Sometimes, however, this approach misses important aspects of biology that depend on higher levels of organization. Sometimes putting a few of the pieces back together again reveals new information that would otherwise remain obscured.
A new study by researchers at The Wistar Institute demonstrates this point. Aiming for insights into the intricate biochemistry governing gene regulation, the scientists investigated the activity of a recently discovered enzyme pivotally involved in this process. A report on their findings, which may have long-term implications for treating depression and other psychiatric disorders, was published online by Nature today.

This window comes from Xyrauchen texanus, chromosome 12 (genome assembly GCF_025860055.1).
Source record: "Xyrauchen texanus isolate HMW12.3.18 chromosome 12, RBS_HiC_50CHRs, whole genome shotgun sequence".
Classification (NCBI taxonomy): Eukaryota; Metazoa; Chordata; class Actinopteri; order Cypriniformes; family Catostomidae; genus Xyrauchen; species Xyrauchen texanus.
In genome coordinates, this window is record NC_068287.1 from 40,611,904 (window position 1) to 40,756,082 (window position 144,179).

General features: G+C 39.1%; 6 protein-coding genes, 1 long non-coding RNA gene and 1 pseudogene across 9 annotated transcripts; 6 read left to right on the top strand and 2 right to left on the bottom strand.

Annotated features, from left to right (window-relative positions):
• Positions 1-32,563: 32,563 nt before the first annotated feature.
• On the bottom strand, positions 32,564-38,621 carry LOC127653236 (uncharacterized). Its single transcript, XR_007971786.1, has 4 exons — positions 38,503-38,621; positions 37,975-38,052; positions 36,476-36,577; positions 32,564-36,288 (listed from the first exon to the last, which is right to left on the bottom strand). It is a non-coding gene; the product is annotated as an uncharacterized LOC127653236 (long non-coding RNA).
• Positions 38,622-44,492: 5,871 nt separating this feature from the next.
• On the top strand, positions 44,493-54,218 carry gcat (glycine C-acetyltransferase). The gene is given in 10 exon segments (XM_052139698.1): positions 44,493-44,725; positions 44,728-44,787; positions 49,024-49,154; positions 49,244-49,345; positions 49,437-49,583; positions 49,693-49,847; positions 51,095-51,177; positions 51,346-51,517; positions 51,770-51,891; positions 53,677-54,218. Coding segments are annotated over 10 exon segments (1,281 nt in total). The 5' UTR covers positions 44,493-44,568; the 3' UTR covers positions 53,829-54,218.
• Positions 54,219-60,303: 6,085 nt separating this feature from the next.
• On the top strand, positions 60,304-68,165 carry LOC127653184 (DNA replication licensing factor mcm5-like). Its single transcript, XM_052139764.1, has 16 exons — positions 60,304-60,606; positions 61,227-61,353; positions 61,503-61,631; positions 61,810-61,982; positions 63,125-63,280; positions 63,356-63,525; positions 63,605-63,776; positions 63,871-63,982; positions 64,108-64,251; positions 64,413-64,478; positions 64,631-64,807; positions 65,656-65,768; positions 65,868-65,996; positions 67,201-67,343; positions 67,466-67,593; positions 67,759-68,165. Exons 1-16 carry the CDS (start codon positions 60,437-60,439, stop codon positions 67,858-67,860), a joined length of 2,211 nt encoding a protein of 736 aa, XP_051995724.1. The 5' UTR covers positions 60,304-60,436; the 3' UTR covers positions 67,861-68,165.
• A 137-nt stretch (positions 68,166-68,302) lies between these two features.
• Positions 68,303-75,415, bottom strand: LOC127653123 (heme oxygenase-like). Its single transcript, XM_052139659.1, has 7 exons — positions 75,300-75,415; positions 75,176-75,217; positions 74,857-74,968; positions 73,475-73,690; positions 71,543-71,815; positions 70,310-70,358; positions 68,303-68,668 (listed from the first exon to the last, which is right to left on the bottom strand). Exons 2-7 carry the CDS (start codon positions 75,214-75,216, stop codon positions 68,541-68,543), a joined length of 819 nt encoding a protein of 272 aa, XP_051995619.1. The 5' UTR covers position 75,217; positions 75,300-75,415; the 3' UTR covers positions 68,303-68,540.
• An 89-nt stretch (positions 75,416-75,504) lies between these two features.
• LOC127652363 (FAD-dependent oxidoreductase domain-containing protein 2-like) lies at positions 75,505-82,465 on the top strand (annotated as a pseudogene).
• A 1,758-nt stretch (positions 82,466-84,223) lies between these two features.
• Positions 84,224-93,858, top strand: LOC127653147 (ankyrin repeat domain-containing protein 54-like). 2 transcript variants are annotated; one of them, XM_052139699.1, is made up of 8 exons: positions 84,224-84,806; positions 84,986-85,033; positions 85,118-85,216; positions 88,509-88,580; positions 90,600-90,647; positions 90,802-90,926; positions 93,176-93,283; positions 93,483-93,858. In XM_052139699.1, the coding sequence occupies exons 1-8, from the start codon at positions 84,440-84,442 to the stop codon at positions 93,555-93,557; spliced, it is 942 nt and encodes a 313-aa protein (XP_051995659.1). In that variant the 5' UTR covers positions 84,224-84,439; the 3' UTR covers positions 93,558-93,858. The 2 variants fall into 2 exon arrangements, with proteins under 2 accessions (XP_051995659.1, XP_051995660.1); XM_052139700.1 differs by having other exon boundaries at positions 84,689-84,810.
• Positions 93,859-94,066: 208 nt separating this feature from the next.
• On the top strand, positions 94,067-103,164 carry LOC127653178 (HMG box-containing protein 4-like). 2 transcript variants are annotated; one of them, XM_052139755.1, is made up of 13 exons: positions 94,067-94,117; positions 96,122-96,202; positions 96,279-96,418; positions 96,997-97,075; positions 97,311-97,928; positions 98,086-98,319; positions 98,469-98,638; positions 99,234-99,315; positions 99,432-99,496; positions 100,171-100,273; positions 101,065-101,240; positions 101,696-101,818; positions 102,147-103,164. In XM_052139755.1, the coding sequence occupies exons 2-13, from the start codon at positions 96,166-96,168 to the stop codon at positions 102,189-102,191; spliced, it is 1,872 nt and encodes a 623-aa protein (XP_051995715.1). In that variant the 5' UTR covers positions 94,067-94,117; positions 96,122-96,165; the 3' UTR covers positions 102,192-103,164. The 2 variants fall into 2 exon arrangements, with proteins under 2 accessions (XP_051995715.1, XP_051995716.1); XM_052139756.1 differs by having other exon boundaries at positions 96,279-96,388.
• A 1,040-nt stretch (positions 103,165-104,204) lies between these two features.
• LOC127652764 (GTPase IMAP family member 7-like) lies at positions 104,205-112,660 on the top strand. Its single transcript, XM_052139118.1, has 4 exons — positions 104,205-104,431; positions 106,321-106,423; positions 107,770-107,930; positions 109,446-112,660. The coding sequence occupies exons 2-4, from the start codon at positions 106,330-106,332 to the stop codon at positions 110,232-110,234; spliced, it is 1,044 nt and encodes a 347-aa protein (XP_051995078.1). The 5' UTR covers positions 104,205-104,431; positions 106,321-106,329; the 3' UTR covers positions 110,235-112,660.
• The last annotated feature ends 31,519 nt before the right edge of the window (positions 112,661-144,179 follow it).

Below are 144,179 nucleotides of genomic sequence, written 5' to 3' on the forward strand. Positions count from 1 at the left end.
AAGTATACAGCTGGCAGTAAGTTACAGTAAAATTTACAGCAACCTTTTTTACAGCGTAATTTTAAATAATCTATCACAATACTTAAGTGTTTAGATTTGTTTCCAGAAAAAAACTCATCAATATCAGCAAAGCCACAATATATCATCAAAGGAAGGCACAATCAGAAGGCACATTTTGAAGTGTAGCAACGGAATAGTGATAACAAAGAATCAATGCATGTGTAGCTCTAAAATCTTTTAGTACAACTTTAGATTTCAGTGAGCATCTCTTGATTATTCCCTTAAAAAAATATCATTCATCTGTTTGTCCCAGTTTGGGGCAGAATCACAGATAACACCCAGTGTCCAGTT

The enzyme's function is to remove methyl groups from histones to modify them in ways that trigger gene repression. Eight histones comprise a nucleosome, and long strings of nucleosomes coil in turn into chromatin, the basic material of chromosomes. In the body's scheme for safely storing genes away until needed, DNA is tightly looped around the histones, kept secure by enzymes similar to the one studied by the Wistar team until made accessible by the activity of related enzymes responsible for gene expression.
What the scientists found was that while the enzyme was able to demethylate its target histone when the pair was in isolation, it was unable to do so when the histone was placed in the more complex and realistic setting of a nucleosome. They then coupled the enzyme with other molecules with which it is known to complex to discover that one of them enabled the enzyme to act upon the histone and is, in fact, required for the enzyme's
Contact: Franklin Hoke
The Wistar Institute